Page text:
For Siegel, there is plenty of upside working from home. Here is arguably the biggest one:
“Even though I start my day at 5 a.m., I wake up, brush my teeth, put on my clothes and walk down to the basement,” he says. That’s a pretty sweet commute given today’s gas prices.
Flexibility is another plus. When a client cancels, Siegel takes advantage of that free hour, catching up on paperwork, pursuing his marketing efforts or doing other chores.
“There are at least 10 other things I can accomplish during that time,” he says.
Training for Personal Marketing
Getting the word out about his business remains a priority for Siegel. Perhaps it is Siegel’s first-hand knowledge of shaky job security and the pains of job loss that drive his tireless efforts. Here are some of the tools Siegel has applied with varied success:
- • Client referrals: The gold standard to drum up new business
- • Joining networking groups: Explore breakfast meetings at your local Rotary Club or Chamber of Commerce if you want to attract professionals. Siegel pays $350 in annual fees to join Business Networking International, a large business organization (www.bni.com). The small group meetings have one representative from each profession. Many business people are overweight and appreciate personal trainers for their know-how in paving the way to a healthier lifestyle. These meetings are great ways to establish rapport and trust. “Usually you get the people in your group first, which leads to referrals,” Siegel says. The Internet is a great place to explore regional business networking groups.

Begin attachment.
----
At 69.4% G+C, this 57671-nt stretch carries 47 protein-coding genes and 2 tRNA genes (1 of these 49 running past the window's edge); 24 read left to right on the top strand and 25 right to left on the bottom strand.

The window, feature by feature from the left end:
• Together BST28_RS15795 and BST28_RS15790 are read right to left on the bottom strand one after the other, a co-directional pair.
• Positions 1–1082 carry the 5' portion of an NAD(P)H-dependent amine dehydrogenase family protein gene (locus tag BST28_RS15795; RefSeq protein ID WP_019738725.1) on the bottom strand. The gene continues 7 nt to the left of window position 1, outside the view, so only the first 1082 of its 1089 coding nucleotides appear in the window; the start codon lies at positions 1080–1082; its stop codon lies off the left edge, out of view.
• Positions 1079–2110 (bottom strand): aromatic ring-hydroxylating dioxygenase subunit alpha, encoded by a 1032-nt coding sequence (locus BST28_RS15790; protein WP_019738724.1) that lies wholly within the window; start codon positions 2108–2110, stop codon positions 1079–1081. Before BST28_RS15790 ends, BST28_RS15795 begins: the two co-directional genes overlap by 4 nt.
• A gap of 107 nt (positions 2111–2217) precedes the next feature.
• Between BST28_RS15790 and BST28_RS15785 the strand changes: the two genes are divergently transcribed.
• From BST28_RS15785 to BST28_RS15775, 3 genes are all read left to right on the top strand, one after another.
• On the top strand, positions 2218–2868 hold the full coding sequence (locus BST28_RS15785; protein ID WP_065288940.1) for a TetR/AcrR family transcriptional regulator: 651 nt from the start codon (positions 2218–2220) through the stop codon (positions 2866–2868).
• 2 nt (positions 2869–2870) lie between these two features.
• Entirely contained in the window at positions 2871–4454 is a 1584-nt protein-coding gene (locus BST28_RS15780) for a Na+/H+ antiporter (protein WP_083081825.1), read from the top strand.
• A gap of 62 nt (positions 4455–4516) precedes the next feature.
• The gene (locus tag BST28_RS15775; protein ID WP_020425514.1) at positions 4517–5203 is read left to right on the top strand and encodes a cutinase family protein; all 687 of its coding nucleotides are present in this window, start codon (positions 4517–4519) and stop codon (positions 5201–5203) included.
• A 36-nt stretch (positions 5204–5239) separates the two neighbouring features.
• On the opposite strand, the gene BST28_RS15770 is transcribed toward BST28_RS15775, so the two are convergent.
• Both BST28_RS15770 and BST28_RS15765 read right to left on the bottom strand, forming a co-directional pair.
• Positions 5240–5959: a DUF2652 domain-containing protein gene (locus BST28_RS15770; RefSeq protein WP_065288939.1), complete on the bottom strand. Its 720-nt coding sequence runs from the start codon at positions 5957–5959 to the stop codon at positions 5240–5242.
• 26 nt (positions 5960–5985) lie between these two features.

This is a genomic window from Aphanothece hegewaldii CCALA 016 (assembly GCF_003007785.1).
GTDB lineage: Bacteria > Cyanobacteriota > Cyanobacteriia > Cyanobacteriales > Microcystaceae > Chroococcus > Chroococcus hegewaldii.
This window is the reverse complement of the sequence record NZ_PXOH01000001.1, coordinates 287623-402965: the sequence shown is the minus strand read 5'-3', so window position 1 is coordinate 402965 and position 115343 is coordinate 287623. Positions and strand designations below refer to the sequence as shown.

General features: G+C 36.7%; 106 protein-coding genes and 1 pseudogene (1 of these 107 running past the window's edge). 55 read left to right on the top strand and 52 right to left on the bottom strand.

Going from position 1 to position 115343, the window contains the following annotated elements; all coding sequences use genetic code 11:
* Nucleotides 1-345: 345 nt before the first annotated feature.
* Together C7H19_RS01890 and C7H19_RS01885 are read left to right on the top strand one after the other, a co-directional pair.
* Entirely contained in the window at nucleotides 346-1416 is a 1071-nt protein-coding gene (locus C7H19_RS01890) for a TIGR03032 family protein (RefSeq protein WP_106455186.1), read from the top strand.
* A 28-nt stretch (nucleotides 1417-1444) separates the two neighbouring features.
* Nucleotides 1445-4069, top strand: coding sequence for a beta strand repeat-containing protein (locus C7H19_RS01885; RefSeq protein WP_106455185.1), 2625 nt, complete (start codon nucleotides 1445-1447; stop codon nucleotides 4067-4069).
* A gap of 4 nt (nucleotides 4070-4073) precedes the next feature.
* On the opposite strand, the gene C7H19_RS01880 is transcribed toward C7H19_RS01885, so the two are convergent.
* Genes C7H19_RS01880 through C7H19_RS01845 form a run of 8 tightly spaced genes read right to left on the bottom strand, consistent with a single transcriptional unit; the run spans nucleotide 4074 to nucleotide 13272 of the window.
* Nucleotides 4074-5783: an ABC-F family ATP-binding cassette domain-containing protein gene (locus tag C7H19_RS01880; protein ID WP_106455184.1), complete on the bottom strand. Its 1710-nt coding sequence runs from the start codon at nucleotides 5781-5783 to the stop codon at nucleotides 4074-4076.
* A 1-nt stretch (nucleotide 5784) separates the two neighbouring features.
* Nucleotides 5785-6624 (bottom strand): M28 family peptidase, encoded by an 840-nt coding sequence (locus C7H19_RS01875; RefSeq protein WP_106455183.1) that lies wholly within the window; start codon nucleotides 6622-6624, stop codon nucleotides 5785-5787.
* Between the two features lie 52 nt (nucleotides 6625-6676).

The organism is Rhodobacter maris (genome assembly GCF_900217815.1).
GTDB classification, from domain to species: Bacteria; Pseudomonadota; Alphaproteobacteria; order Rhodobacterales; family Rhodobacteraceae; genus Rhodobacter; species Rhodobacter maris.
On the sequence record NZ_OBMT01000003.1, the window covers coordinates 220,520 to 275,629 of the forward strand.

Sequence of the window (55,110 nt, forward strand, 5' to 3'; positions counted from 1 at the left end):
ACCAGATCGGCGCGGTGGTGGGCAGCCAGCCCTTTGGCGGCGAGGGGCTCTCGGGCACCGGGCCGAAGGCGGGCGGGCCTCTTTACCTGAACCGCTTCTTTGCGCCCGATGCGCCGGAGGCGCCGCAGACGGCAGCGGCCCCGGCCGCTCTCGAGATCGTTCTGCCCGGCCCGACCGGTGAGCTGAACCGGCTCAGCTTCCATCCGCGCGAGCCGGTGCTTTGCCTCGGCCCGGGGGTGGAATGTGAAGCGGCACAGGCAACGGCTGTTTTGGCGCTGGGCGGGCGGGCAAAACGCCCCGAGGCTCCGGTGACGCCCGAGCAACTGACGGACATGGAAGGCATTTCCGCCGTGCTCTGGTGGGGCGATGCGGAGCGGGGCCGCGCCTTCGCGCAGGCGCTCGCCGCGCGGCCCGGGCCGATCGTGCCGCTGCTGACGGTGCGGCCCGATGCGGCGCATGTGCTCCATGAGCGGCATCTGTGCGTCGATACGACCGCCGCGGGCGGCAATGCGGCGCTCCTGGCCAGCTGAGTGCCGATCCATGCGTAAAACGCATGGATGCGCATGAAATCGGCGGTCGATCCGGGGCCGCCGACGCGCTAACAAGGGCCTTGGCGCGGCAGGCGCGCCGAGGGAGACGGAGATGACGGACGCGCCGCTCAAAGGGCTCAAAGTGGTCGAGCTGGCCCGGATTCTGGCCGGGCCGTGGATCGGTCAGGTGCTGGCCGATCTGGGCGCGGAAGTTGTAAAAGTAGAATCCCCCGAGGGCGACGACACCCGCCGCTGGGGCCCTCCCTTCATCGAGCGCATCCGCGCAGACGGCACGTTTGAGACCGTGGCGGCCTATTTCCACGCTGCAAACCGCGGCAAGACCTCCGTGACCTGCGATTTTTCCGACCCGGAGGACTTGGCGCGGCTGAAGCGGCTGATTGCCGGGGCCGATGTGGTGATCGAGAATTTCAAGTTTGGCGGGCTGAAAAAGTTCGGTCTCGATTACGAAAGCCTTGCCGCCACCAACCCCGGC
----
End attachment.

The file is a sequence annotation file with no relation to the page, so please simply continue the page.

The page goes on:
- • Advertising on bulletin boards, via direct mailing, newspapers and magazines is likely to provide mixed results. In Siegel’s words, “Each attempt is an adventure.”
- • Offering discount package deals. Siegel’s package deal: Buy six sessions, get one free, has worked well for him.